Scottish alt-rap group Young Fathers perform in South Africa
Written by: Tamara Arden
Livity Africa hosted Scottish alternative rap collective Young Fathers for a meet and Greet session a few days before their Johannesburg gig. Welcoming the trio in with a hospitable and curious attitude, the crowd began to get a better feel of the group’s take on music, race, their roots and their beginnings.
Young Fathers were formed at a young age. The boys found each other in their early teens and were pulled into creating music together. The band’s name was created from a sentiment they all shared- they were all named after their fathers. They come across as genuine and supportive. When asked a series of questions, they put the right amount of thought and insight into their answers. They have not rehearsed their presentation and cannot be shaped up by a defined identity.
When asked about the details and influence of their sounds, they go back to their time growing up. Their tracks come together with time and a variety of stimulation. Rock, gospel and their environment has impacted the way they make music. Edinburgh plays a large role in their diversified tune selection. The country can often be dark and cold, and its mood often comes through in their tracks. They cannot categorise their music, and it’s refreshing. Not labelling or putting a genre to sound is more direct.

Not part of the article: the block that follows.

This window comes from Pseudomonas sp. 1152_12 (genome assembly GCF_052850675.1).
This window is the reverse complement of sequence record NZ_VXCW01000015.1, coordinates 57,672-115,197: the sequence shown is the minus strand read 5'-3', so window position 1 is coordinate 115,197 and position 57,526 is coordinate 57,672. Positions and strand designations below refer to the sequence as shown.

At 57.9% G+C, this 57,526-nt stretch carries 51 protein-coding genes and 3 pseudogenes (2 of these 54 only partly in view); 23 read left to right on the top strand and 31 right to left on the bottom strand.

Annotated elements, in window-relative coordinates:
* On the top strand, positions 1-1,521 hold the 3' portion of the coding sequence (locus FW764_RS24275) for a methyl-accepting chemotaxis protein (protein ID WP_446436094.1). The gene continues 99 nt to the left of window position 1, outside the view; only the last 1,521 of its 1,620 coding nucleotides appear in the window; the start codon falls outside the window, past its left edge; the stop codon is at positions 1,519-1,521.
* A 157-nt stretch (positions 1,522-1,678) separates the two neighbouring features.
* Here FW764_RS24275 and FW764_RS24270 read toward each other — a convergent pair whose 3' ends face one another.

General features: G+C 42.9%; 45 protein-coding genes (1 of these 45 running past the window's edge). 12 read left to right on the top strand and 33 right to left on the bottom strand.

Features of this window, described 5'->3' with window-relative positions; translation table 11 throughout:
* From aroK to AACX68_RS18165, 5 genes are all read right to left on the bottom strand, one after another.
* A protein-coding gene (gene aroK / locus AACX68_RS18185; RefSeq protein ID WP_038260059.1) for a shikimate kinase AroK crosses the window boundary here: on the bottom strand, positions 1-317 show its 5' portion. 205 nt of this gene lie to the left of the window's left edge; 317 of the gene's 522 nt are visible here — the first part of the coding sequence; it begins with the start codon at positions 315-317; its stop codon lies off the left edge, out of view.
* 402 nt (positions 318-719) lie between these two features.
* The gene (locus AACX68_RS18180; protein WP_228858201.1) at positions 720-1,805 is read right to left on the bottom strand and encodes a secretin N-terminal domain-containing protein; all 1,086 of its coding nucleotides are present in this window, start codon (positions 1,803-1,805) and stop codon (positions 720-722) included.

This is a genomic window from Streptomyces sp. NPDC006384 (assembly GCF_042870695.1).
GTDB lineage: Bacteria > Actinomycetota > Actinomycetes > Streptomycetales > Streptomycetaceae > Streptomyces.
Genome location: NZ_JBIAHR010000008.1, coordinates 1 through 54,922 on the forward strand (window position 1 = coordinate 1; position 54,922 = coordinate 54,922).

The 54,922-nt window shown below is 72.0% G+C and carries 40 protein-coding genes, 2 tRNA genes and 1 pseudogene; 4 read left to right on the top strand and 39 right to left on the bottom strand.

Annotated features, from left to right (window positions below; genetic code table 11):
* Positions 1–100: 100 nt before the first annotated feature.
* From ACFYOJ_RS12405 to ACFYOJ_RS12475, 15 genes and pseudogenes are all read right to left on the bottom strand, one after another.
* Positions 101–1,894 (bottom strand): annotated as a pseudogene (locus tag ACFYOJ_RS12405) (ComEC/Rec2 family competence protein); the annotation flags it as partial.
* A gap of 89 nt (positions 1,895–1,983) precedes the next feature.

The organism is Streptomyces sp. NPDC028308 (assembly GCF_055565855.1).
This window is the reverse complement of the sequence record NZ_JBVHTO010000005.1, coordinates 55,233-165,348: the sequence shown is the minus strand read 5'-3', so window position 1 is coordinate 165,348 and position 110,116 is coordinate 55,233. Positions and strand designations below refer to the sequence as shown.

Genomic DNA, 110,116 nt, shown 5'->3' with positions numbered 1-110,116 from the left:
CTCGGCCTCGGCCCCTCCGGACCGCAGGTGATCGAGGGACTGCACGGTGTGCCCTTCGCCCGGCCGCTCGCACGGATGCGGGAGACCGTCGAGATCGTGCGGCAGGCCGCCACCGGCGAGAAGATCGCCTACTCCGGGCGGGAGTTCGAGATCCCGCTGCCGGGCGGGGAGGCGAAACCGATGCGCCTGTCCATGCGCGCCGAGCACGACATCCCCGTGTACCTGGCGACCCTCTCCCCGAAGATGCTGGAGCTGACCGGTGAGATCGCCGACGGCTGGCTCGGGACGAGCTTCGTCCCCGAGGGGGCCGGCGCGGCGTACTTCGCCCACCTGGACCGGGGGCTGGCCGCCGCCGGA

“If we tell you a genre, we would be lying. We give too much too quickly. Our attention span is short. We keep moving,” says Young Fathers.
Their latest album is called ‘White men are black men too.’ When asked to contextualise the meaning behind the name, they keep it light. They share their stories about racial prejudice and being engaged with differently because of their skin colour in their country. The crowd reacts by asking them what they know of South African history. When they put forward their situation into perspective, I realise that South Africa is not struggling alone. South Africa is still very new to a society with equal rights and people are sharing their voices and concerns more frequently. Once we have opened the dialogue about race, Young Fathers enlighten the crowd about the state of another country. They listen to the crowd talk about redefining your ‘blackness’ or owning your ‘whiteness’ in South Africa.
As the session comes to an end, the collective remind the creative people in their room to fuel their passions by working hard. The group don’t live lavish lives, but rather make a living from being musicians. The harder they work, the better their chances are of touring and spreading their music. They believe that being true to themselves and feeling free is essential to the music making process.
‘We make art to our absolute best,” adds the group.
With the assistance of British Council Connect ZA and okayafrica, as well as South African beats platform Weheartbeat and Cape Town’s Assembly Radio, Young Fathers are able to experience the local culture and perform in Johannesburg and Cape Town during their visit.
Young Fathers will be playing alongside at King Kong on 27 February and The Assembly on 28 February.
Follow @Youngfathers to keep up-to-date with Young Fathers’ experience in South Africa.